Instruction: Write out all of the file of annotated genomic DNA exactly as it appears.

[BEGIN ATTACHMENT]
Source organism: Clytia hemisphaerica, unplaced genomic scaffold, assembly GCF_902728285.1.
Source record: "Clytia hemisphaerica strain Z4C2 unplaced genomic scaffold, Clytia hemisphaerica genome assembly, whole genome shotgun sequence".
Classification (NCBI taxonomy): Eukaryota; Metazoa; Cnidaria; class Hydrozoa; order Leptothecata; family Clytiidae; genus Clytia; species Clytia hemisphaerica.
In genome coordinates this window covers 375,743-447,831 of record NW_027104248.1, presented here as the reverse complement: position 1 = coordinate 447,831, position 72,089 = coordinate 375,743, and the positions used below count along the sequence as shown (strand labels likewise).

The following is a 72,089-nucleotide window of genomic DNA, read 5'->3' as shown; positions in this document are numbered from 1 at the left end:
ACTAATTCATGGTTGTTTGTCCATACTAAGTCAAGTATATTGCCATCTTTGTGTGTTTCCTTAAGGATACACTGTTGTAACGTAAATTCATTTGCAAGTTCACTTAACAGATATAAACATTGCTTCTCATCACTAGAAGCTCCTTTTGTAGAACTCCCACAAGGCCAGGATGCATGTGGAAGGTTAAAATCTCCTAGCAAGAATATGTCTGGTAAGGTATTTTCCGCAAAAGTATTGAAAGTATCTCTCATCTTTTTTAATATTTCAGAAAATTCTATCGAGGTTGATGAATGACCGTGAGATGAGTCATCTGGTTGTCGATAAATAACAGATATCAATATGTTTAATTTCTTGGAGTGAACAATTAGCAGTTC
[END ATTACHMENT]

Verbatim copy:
Source organism: Clytia hemisphaerica, unplaced genomic scaffold, assembly GCF_902728285.1.
Source record: "Clytia hemisphaerica strain Z4C2 unplaced genomic scaffold, Clytia hemisphaerica genome assembly, whole genome shotgun sequence".
Classification (NCBI taxonomy): Eukaryota; Metazoa; Cnidaria; class Hydrozoa; order Leptothecata; family Clytiidae; genus Clytia; species Clytia hemisphaerica.
In genome coordinates this window covers 375,743-447,831 of record NW_027104248.1, presented here as the reverse complement: position 1 = coordinate 447,831, position 72,089 = coordinate 375,743, and the positions used below count along the sequence as shown (strand labels likewise).

The following is a 72,089-nucleotide window of genomic DNA, read 5'->3' as shown; positions in this document are numbered from 1 at the left end:
ACTAATTCATGGTTGTTTGTCCATACTAAGTCAAGTATATTGCCATCTTTGTGTGTTTCCTTAAGGATACACTGTTGTAACGTAAATTCATTTGCAAGTTCACTTAACAGATATAAACATTGCTTCTCATCACTAGAAGCTCCTTTTGTAGAACTCCCACAAGGCCAGGATGCATGTGGAAGGTTAAAATCTCCTAGCAAGAATATGTCTGGTAAGGTATTTTCCGCAAAAGTATTGAAAGTATCTCTCATCTTTTTTAATATTTCAGAAAATTCTATCGAGGTTGATGAATGACCGTGAGATGAGTCATCTGGTTGTCGATAAATAACAGATATCAATATGTTTAATTTCTTGGAGTGAACAATTAGCAGTTC